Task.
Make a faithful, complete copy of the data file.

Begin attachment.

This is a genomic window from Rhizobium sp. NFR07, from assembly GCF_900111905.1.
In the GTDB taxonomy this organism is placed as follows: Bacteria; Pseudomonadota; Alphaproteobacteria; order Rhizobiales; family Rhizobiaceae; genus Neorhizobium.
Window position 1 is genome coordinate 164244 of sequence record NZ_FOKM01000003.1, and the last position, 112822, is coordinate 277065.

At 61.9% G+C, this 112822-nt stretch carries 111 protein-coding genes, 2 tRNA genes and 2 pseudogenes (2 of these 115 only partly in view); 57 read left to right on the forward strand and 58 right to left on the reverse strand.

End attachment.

This is a genomic window from Rhizobium sp. NFR07, from assembly GCF_900111905.1.
In the GTDB taxonomy this organism is placed as follows: Bacteria; Pseudomonadota; Alphaproteobacteria; order Rhizobiales; family Rhizobiaceae; genus Neorhizobium.
Window position 1 is genome coordinate 164244 of sequence record NZ_FOKM01000003.1, and the last position, 112822, is coordinate 277065.

At 61.9% G+C, this 112822-nt stretch carries 111 protein-coding genes, 2 tRNA genes and 2 pseudogenes (2 of these 115 only partly in view); 57 read left to right on the forward strand and 58 right to left on the reverse strand.